Thanks for reading my first article in QFM. It’s a bit humbling to be writing articles alongside my childhood hero John Gooding, who is now also a good friend of mine.
I will deal with the destinations I regularly fish aboard my charter vessel Incredible. These locations are also the common haunts of fishos departing from Bribie (Spinnaker Sound and Bongaree), Caboolture River, Redcliffe (Scarborough and Clontarf) and ports such as Shorncliffe on Brisbane’s north.
Consistently strong northerly winds have dominated this past month. Up in this neck of the woods we mostly travel 20-30Nm east and north to our fishing grounds across open bay and shallow breaking banks, so there have been plenty of cancelled trips. There are certainly days when I envy the lads out of Noosa, Mooloolaba and the Gold Coast Seaway with fisheries on their doorstep.
Wide Caloundra has been covered with tiny pearl perch 80-150mm long. Pro crabber Bruce Sutton told me they are even potting pearlies as small as 50mm.
While this has led to lots of throw backs from these avid bait thieves, the signs are there for bumper pearly seasons in a couple of years.
It is also great to have positive relationships with pro fishermen. These guys, along with the charter fleet, spend many, many days a year on the water and are always the best point of contact to identify trends in our fishery.
Some larger pearlies are starting to show up again as well. The best bait for the big pearlies is a butterflied pinky (yellow lined butterfish) with the backbone removed. This bait can withstand the pickers until the better 2kg+ fish come along.
Red is the colour of the fish box at the moment, with solid Moses perch coming off the western edges of Wide Caloundra in good numbers.
Further east there are hussar in depths ranging from 60-85m. While these guys are normally consigned to the bait board further north, they are a close relative of the red emperor and in my opinion chew just as well.
Black spot wrasse or pigfish as they are commonly called (no, they don’t have a curly tail but lips that fold back that look a little like a pig’s snout) are also in good numbers in the water deeper than 80m.
Pigfish will bite through a northwesterly wind when most other species shut down, so I often target them in 85-100m of water during spring and early summer when these winds blow.
Wherever you are catching pigfish there are also usually plenty of sergeant bakers. While they are great fighters, they are also full of pin bones, so forget them for the table. Sergeant bakers make great flesh bait for more piggies and other reef species.
The excellent run of trag jew or taraglin we experienced during late winter and spring has just about tapered off. This was the best season ever in my experience for these tasty critters so I am hoping they will return in the cooler months next year.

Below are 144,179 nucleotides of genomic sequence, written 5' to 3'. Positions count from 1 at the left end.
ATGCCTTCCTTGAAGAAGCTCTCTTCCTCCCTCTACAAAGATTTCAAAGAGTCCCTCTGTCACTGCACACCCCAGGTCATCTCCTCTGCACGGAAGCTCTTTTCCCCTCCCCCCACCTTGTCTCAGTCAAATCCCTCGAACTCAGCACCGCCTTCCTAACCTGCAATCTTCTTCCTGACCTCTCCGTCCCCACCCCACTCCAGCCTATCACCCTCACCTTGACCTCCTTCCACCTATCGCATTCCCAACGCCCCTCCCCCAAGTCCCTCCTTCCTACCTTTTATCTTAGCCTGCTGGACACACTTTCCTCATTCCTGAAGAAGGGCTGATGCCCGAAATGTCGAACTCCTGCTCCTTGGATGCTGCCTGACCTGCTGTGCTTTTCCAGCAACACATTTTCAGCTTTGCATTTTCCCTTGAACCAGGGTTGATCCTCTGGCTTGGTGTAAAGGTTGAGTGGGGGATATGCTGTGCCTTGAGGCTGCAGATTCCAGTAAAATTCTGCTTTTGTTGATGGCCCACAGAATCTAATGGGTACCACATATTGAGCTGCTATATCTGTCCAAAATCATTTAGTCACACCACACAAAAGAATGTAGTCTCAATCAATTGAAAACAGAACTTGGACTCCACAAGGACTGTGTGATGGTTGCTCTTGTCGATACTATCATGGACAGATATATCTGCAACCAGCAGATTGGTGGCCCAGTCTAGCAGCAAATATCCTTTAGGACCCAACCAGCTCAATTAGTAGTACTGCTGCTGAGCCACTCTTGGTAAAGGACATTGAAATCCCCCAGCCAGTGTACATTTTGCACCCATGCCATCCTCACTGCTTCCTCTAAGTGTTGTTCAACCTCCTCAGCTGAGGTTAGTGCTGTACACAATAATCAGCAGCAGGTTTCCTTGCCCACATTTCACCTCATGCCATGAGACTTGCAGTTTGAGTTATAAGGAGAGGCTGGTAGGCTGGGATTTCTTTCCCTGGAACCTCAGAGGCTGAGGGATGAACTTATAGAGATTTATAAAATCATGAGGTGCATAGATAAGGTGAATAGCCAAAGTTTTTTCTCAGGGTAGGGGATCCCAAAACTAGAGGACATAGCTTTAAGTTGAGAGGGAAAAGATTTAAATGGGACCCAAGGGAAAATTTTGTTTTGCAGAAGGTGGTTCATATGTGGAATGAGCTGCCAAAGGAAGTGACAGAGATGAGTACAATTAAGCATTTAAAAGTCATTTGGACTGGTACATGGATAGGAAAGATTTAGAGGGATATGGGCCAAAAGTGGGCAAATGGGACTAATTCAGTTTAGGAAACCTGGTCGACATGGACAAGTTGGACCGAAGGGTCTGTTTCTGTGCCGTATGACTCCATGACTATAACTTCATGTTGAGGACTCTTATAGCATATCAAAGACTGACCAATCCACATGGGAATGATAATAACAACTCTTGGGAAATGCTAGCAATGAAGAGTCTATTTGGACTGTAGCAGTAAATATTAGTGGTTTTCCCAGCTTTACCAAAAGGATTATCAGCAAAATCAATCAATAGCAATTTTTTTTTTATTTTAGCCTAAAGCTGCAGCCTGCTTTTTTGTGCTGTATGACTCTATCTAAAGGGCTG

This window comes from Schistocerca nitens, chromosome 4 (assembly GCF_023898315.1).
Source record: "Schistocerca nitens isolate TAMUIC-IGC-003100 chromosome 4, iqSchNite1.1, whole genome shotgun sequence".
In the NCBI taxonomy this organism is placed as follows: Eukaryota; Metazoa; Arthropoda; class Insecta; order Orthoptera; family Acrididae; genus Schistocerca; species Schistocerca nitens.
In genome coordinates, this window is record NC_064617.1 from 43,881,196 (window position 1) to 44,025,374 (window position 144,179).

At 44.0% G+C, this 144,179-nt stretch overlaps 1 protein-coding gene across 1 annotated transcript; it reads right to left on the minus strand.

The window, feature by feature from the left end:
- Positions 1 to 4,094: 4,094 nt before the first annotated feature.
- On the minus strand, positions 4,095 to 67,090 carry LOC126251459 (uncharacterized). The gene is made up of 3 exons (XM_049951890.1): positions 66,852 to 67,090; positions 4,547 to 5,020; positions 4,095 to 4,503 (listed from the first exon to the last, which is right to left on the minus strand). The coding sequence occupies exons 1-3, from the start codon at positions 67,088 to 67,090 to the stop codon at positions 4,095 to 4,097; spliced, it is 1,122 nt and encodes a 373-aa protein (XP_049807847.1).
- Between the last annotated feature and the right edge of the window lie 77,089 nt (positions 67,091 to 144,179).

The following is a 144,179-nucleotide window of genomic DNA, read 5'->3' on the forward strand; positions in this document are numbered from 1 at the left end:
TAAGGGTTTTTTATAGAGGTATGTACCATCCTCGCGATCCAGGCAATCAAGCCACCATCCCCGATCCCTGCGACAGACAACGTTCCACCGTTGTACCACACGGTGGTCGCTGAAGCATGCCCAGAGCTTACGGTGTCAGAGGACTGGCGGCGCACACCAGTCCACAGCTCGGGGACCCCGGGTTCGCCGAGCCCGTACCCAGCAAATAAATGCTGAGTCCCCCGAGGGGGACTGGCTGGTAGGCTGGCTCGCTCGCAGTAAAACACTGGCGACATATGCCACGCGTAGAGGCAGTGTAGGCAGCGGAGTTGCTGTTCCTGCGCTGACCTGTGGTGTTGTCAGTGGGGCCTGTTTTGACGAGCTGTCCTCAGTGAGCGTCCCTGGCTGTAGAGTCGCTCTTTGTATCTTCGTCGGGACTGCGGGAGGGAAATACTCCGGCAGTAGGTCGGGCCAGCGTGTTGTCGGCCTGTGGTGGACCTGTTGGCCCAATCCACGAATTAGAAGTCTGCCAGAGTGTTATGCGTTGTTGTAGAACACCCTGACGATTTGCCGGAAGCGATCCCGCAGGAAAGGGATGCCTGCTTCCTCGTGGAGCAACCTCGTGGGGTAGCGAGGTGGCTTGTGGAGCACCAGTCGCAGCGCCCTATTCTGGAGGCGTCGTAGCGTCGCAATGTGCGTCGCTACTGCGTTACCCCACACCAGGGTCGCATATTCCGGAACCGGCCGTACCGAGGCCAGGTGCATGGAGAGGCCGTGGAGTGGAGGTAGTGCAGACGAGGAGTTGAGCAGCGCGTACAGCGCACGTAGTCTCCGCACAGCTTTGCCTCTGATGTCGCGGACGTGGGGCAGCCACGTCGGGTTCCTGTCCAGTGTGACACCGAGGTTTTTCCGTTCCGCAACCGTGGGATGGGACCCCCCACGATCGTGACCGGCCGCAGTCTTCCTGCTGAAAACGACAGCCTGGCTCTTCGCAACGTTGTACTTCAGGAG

The trag covered the northern end of Shallow Tempest on the eastern drop-off north to the Cape and east to the 100m line. It didn’t seem to matter what depth we were in, every lump of rock had its own trag pile. The trag that are left are bigger fish and prefer live bait if you can source it.
The yellowtail kingfish have also slowed markedly this month. Usually small kingies will bite their heads off in the shallow Cape Moreton reefs through to at least February, so hopefully this is just a temporary aberration. Anything goes with these critters.
Jigs, plastics, trolled lures all work; if they are hungry kingies are the ultimate lure omnivores – and they even eat bait and livies as well! A bonus has been the good cod that have been hanging around under the kingy schools. We have landed a number of gold spot, tomato and Maori cod on livies sent down for kingies.
I am hoping for a break in the weather. Over the next couple of months the shallow reefs really light up with the increase in water temperatures, and the tropical species such as spangled emperor, cod species, fusilier, wrasse, venus tusk and hussar all increase in numbers and size.
The Snapper Network Working Group of DPI has met and viewed the final four options for inclusion in the Snapper Regulatory Impact Statement (RIS) for each of the recreational, charter and professional fishing sectors.
I am sad to say the option of a four month closure to bottom fishing for pearl perch (our main target species up this way), snapper and trag jew is still on the table.
Options two and three don’t have any support from the charter guys and precious little from the rec sector for their dose of pain either.
I believe the time has come to explore a genuine co-management structure between DPI and stakeholders for the management of the Rocky Reef Fishery. These discussions would need to include budgeting models and perhaps the outsourcing of some of DPI’s traditional roles in Queensland fisheries management.
These discussions would need to take place initially at a policy level, to ensure there is an adequate legislative framework in place to progress issues and awareness of the imperative for a positive co-management process.Reads: 1995